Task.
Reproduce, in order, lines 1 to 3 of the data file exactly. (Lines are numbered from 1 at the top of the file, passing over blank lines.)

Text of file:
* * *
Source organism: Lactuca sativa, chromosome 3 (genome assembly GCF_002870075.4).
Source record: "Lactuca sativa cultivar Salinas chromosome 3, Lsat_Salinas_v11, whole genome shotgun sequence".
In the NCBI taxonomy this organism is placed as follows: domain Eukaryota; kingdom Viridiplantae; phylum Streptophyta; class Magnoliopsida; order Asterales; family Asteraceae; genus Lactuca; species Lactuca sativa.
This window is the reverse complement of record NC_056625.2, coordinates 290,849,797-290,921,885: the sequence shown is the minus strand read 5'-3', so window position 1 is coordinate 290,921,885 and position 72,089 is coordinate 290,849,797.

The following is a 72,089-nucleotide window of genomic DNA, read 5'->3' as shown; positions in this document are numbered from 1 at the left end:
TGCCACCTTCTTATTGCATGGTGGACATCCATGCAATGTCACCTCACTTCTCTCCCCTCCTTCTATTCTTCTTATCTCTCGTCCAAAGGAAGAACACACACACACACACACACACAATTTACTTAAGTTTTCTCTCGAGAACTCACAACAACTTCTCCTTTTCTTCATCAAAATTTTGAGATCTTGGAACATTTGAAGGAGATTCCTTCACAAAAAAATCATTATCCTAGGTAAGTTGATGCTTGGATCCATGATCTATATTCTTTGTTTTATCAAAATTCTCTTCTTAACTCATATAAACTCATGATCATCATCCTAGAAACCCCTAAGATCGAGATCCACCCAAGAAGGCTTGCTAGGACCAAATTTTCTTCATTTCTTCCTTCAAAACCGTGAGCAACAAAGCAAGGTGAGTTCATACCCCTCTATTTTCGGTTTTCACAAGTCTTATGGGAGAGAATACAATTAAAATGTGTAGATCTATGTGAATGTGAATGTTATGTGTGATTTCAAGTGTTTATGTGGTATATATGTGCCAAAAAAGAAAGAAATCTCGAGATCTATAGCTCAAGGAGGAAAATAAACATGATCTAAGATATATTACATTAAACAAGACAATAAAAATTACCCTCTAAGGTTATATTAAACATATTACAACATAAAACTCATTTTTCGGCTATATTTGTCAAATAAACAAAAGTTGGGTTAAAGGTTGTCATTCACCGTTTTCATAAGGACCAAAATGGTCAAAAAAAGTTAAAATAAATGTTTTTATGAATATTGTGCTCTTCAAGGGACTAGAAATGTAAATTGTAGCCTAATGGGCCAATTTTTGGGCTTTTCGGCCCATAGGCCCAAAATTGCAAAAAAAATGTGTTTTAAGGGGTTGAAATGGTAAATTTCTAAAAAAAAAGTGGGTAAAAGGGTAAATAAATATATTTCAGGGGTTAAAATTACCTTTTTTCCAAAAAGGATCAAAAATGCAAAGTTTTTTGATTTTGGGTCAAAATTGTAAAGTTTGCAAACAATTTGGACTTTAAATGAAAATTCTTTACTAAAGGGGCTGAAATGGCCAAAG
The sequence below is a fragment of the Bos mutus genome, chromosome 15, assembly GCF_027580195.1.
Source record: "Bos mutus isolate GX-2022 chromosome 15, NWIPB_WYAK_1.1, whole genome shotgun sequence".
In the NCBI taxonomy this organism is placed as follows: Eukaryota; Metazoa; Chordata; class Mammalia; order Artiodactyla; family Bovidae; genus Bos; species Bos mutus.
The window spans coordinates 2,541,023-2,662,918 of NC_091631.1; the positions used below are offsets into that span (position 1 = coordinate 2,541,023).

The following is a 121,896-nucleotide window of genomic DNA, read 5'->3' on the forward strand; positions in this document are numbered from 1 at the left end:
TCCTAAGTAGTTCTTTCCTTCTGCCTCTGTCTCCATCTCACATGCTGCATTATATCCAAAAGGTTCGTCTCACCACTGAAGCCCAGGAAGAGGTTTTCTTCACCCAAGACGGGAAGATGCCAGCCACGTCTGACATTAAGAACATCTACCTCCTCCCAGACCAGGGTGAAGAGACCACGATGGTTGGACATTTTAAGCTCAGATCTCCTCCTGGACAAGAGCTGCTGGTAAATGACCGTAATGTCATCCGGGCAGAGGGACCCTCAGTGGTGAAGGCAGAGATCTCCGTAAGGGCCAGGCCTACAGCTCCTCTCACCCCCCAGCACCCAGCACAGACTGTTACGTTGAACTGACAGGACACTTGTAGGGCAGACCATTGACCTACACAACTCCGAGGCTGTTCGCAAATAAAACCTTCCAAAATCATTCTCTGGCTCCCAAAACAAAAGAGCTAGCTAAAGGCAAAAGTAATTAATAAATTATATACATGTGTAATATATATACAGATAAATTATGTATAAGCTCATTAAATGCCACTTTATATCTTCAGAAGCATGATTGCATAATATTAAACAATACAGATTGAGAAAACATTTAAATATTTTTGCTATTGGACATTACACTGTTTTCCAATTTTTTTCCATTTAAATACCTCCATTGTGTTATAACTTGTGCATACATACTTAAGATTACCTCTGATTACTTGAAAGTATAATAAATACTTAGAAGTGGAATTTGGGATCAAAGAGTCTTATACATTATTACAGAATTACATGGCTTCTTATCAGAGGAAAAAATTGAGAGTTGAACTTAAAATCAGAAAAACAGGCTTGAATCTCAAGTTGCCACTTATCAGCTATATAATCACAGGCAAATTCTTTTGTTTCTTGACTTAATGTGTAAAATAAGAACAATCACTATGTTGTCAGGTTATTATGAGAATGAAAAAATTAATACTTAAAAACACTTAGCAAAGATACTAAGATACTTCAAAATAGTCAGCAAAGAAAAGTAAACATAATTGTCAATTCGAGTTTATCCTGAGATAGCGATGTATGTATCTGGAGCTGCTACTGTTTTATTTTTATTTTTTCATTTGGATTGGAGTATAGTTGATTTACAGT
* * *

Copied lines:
Source organism: Lactuca sativa, chromosome 3 (genome assembly GCF_002870075.4).
Source record: "Lactuca sativa cultivar Salinas chromosome 3, Lsat_Salinas_v11, whole genome shotgun sequence".
In the NCBI taxonomy this organism is placed as follows: domain Eukaryota; kingdom Viridiplantae; phylum Streptophyta; class Magnoliopsida; order Asterales; family Asteraceae; genus Lactuca; species Lactuca sativa.